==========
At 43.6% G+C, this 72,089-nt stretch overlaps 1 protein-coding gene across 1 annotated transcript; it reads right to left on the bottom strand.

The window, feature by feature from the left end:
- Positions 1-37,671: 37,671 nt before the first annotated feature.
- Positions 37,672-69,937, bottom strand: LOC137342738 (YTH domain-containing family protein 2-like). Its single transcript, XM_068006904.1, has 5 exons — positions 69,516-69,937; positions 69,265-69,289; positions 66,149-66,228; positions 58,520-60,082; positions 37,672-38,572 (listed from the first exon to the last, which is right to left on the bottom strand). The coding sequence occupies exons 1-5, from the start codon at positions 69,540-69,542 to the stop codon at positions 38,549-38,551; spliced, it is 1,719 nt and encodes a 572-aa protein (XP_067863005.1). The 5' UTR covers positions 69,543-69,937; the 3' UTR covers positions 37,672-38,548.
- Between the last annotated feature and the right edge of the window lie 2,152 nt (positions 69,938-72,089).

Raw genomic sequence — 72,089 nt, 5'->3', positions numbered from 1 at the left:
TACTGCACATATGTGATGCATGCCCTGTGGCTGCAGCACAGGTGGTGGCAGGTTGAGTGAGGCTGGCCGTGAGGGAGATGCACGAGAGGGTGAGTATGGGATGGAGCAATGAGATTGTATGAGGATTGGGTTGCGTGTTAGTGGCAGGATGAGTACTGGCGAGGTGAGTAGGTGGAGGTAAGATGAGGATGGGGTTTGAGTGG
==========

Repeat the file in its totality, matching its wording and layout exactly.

At 43.6% G+C, this 72,089-nt stretch overlaps 1 protein-coding gene across 1 annotated transcript; it reads right to left on the bottom strand.

The window, feature by feature from the left end:
- Positions 1-37,671: 37,671 nt before the first annotated feature.
- Positions 37,672-69,937, bottom strand: LOC137342738 (YTH domain-containing family protein 2-like). Its single transcript, XM_068006904.1, has 5 exons — positions 69,516-69,937; positions 69,265-69,289; positions 66,149-66,228; positions 58,520-60,082; positions 37,672-38,572 (listed from the first exon to the last, which is right to left on the bottom strand). The coding sequence occupies exons 1-5, from the start codon at positions 69,540-69,542 to the stop codon at positions 38,549-38,551; spliced, it is 1,719 nt and encodes a 572-aa protein (XP_067863005.1). The 5' UTR covers positions 69,543-69,937; the 3' UTR covers positions 37,672-38,548.
- Between the last annotated feature and the right edge of the window lie 2,152 nt (positions 69,938-72,089).

Raw genomic sequence — 72,089 nt, 5'->3', positions numbered from 1 at the left:
TACTGCACATATGTGATGCATGCCCTGTGGCTGCAGCACAGGTGGTGGCAGGTTGAGTGAGGCTGGCCGTGAGGGAGATGCACGAGAGGGTGAGTATGGGATGGAGCAATGAGATTGTATGAGGATTGGGTTGCGTGTTAGTGGCAGGATGAGTACTGGCGAGGTGAGTAGGTGGAGGTAAGATGAGGATGGGGTTTGAGTGG